Profiled

As I grieve, pray, wrestle with anger and fear, and ponder how to move forward with hope and grace in the wake of the most recent events in Ferguson (and elsewhere) it seems good to share this poem/story. I offer it both as an expression of solidarity with those who daily deal with other people’s inaccurate assumptions and as an acknowledgment of the privilege that was at work (not only in the moment I describe, but also in a lifetime’s worth of earlier moments during which I was not mistreated or unjustly targeted because of the color of my skin) to cause my brush with law enforcement to end vastly differently than do far too many involving black and other non-white Americans (whether those interactions result in use of deadly force or “just” persistent disrespect and antagonism).

I do not, by any means, intend to vilify all police officers or other law enforcement officials. I have met and heard of many who care deeply about those they have committed to serve and protect—including those of their constituents who find themselves on the wrong side of the law. I do intend to convey dismay over the ways that we (an intentionally general pronoun that likely includes all of us, to some degree or another) continue to stereotype, judge and devalue one another across various lines of difference; heartbreak over the violence (physical, verbal and otherwise) that sometimes flows out of those thought processes; terror on behalf of families raising black and brown boys in the U.S. today (though let’s be honest, this has been treacherous terrain for hundreds of years); and the fervent hope that those of us who hold power and/or benefit from privilege will lay down our defensiveness and denial, listen to other people’s stories, reexamine our own narratives, and look for ways to work for meaningful change in discriminatory systems.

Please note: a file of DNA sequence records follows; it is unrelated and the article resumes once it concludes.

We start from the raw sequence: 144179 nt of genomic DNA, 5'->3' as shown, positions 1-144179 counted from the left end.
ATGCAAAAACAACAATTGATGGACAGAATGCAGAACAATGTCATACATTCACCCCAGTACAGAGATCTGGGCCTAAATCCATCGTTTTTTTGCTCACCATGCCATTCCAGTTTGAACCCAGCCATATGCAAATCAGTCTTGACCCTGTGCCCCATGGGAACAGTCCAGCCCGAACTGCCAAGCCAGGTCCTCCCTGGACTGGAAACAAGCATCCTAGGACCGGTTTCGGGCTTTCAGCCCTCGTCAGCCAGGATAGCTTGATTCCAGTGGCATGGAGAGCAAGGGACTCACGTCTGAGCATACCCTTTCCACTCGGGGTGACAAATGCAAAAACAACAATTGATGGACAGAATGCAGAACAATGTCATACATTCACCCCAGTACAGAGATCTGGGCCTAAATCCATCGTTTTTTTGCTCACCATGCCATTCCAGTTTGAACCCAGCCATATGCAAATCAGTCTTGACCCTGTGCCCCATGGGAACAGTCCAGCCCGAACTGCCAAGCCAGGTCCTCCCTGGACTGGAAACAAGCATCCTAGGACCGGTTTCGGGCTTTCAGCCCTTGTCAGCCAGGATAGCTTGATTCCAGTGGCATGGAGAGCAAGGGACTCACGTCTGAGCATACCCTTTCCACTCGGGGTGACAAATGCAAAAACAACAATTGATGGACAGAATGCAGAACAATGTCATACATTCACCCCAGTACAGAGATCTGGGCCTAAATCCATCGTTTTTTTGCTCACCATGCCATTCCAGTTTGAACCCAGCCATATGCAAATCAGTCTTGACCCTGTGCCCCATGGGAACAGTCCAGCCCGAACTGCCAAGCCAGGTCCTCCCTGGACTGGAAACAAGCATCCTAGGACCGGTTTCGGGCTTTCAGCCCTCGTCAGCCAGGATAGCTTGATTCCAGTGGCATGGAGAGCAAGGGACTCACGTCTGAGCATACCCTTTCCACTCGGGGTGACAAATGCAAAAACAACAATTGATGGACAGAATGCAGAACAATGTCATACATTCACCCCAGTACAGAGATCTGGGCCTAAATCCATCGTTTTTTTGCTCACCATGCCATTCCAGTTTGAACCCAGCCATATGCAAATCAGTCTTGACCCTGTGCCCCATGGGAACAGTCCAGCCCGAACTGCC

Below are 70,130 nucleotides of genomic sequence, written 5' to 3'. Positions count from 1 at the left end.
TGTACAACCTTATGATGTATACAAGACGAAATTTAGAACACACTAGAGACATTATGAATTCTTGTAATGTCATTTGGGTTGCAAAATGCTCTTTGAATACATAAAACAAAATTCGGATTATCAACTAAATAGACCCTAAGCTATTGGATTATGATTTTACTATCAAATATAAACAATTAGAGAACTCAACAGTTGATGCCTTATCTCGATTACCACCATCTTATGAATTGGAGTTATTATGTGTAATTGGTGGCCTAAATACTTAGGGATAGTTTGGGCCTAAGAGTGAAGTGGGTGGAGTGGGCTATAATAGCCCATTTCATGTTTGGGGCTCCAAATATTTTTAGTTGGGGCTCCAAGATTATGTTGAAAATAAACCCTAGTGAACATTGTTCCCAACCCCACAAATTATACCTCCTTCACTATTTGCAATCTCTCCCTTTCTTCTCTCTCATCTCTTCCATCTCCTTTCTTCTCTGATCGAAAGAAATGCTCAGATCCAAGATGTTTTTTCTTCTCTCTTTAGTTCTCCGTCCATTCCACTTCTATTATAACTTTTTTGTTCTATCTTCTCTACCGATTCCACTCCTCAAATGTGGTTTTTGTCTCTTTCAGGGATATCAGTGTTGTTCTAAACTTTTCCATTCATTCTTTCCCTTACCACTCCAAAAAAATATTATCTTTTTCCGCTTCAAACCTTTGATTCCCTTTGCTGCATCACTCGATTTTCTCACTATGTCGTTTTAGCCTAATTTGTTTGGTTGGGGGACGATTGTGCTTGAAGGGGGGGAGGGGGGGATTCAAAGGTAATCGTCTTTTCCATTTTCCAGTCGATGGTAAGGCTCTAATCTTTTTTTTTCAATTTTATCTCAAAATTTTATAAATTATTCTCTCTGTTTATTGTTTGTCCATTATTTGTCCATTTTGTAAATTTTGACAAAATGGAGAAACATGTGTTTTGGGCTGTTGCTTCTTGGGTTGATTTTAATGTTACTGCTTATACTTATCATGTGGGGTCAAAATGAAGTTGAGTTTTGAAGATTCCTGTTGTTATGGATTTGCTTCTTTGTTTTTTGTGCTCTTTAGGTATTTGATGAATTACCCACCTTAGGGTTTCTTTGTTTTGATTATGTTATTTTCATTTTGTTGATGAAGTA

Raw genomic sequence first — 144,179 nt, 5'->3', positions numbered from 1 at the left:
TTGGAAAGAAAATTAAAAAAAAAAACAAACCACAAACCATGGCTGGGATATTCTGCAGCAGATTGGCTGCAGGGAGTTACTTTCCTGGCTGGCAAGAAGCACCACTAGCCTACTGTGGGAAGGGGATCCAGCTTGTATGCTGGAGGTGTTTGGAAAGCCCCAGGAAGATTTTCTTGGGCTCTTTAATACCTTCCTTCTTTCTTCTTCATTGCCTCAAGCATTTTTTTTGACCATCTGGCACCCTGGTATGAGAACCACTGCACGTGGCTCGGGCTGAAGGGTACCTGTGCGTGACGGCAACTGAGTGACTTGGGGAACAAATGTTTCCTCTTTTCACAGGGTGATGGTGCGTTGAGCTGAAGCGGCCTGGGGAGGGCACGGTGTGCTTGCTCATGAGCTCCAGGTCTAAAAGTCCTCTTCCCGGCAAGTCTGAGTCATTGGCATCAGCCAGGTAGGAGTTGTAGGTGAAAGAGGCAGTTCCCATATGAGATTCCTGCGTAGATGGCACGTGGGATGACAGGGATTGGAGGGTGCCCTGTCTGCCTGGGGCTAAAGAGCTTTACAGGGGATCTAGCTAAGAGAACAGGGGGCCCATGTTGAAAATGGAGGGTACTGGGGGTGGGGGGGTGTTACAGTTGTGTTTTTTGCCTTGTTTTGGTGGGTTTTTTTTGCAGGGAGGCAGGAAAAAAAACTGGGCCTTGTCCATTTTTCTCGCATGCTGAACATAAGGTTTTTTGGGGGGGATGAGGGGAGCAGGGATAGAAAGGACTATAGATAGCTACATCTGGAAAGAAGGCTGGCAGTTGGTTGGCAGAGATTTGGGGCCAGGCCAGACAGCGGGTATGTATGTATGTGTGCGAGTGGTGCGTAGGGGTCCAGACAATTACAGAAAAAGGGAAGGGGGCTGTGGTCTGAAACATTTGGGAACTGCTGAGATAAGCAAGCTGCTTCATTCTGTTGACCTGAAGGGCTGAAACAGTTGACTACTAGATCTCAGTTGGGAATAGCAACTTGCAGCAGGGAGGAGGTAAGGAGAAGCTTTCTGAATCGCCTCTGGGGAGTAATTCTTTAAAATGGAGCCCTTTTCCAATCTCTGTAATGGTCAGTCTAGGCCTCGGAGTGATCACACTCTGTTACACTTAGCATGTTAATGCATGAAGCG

In line with these hopes, I share these reflections on a brief chapter of my story:

Profiled

Dashboard lights strobe,
a siren wails,
and before I remember my right
     to a well-lit stopping place,
I am standing in the empty parking lot
     of an abandoned business,
targeted by narcotics officers
because I had the temerity to enter—
     and soon after depart—
an apartment complex notorious
     for its high rate
     of drug trafficking.

They claim they did not see
the friend I dropped off
     at her home,
although her front door
stood just a few short yards
from where they’d taken up their post—
     vision tunneled—
and waited for someone
     who looked like me
     to do what I did.

As one of them ransacks my car,
I stand beside it
     under the watchful eye
          of the other,
trembling—
not because I am in possession
     of any contraband,
but because I have realized
     with a sickening sinking of my stomach
that I have in fact done something wrong:
I’ve been out and about
     without my license to drive.

My anxiety increases their suspicion,
and yet their search of my vehicle
     and my pockets
yields nothing illicit.

When at last they come to the conclusion
that I could not possibly be savvy enough
     to conceal banned substances
          from them,
their contemptuous countenances change
to expressions of concern
for this young white woman
who finds herself alone
     and apparently ill-equipped to navigate
          the mean streets of their beat—
while I am reminded,
     neither for the first time
          nor the last,
how different even the similarities are
on opposite sides
     of the color line.

© 2014
Alexis Spencer-Byers

Advertisements

One response to “Profiled

Leave a Reply

Fill in your details below or click an icon to log in:

WordPress.com Logo

You are commenting using your WordPress.com account. Log Out / Change )

Twitter picture

You are commenting using your Twitter account. Log Out / Change )

Facebook photo

You are commenting using your Facebook account. Log Out / Change )

Google+ photo

You are commenting using your Google+ account. Log Out / Change )

Connecting to %s